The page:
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Royal Collection Trust/© Her Majesty Queen Elizabeth II 2015

Henry Fitzroy, Duke of Richmond and Somerset (1519-1536)


Creator: Lucas Horenbout (c. 1490/5-1544) (artist)
Creation Date: 
Materials and techniques: 
Watercolour on vellum laid on card (the ace of hearts)
4.4 cm (Sight)
Reynolds 1999 4
Cust 1910 I/15
XQG 2002 Treas 38
Lord George Stuart; by whom given to Charles I(?); Charles II; left Royal Collection c.1700; Horace Walpole; by descent; sale of the contents of Strawberry Hill, George Robins, 17.5.1842 (31); bought for 2nd Duke of Buckingham; Stowe Sale,Christie's, 15.3.1849 (49); Charles Sackville Bale; by whom sold Christie's, 24.5.1881 (1418); bought by Queen Victoria

Henry Fitzroy, Duke of Richmond and Somerset (1519-36), was the illegitimate son of Henry VIII by Elizabeth Blount, a lady-in-waiting to Catherine of Aragon. The child was officially acknowledged by the King after the early deaths of the three sons born to the Queen. Following his divorce from Catherine of Aragon and his subsequent marriage to Anne Boleyn, Henry VIII's attachment to Henry Fitzroy assumed a greater significance, particularly when his second wife also failed to produce a male heir. Appointed Knight of the Garter in 1525 and made Duke of Richmond and Somerset in the same year, Henry Fitzroy was given several important positions, including that of Lord Lieutenant of Ireland. His education was entrusted to the distinguished classical scholar Richard Croke, who had taught Greek to Henry VIII, and was extended by attendance at the court of Francis I in France for eleven months in 1532. It appears that Henry VIII contemplated making Henry Fitzroy his heir, but whatever the King's intentions may have been, the plan was spoilt by Henry Fitzroy's premature death of tuberculosis at the age of 17. It is possible that this miniature was painted at the time of Fitzroy's marriage in 1534 to Mary Howard, daughter of the third Duke of Norfolk, Treasurer of the Household and Earl Marshal.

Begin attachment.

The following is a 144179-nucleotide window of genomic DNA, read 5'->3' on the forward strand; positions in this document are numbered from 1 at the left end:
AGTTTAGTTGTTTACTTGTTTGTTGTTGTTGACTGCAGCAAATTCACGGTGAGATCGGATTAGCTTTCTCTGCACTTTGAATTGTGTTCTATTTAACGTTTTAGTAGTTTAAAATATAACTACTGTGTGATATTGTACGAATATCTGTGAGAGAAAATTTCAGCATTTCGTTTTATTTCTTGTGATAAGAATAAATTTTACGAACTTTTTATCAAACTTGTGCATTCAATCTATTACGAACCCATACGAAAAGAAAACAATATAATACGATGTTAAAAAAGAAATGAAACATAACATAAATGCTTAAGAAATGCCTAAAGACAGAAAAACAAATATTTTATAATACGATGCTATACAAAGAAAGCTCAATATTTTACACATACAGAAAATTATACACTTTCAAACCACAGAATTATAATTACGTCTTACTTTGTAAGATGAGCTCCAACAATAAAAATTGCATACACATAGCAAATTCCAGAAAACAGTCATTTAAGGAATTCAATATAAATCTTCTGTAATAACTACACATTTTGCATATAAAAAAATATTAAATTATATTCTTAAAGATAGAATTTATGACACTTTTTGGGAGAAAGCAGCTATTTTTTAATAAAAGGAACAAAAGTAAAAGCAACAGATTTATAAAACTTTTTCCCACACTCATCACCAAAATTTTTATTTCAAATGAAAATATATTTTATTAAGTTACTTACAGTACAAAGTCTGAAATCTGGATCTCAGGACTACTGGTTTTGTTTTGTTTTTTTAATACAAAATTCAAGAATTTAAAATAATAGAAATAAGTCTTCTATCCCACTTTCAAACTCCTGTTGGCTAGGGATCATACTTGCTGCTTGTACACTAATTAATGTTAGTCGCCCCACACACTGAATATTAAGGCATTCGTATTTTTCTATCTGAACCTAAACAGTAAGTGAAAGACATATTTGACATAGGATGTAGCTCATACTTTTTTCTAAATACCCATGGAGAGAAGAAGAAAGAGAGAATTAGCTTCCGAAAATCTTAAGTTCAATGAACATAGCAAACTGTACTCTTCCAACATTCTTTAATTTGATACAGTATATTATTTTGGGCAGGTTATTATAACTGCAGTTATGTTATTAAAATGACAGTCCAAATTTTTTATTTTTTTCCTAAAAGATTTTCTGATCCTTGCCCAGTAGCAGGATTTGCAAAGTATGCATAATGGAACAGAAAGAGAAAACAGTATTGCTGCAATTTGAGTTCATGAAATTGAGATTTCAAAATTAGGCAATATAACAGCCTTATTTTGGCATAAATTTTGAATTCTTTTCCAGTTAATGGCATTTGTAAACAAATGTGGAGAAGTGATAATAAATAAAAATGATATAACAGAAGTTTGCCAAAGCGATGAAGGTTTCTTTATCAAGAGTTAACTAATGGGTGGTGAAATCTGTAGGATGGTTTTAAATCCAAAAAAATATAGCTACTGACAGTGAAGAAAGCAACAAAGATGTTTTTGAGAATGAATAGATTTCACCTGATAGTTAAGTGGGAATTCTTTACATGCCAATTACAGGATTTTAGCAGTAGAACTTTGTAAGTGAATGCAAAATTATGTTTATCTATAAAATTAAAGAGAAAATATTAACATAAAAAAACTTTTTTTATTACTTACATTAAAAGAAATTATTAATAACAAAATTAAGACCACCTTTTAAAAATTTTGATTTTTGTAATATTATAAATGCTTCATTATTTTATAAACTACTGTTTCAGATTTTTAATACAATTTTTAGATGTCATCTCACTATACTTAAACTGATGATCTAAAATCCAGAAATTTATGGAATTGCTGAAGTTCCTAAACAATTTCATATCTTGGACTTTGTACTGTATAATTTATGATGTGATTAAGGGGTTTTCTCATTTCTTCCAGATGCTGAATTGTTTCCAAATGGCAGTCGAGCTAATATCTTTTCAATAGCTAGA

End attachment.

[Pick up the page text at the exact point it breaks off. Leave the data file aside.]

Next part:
The miniature is a typical work by Horenbout, whose style is detectable in the modelling of the features, the prominent shadows under the eyes and mouth, and the form of the inscription seen against a blue background. The sitter is vividly characterised in what is in essence an informal portrait, one of the first in British art, and a significant prototype for what was to prove the keynote of intimacy in the art form of the portrait miniature over successive centuries. The casual clothes, probably a nightcap and chemise, may be associated with his physical frailty.


Catalogue entry from Royal Treasures, A Golden Jubilee Celebration, London 2002

Further details

Additional Creators: Previously attributed to the school of Hans Holbein the Younger (1497/8-1543) (artist)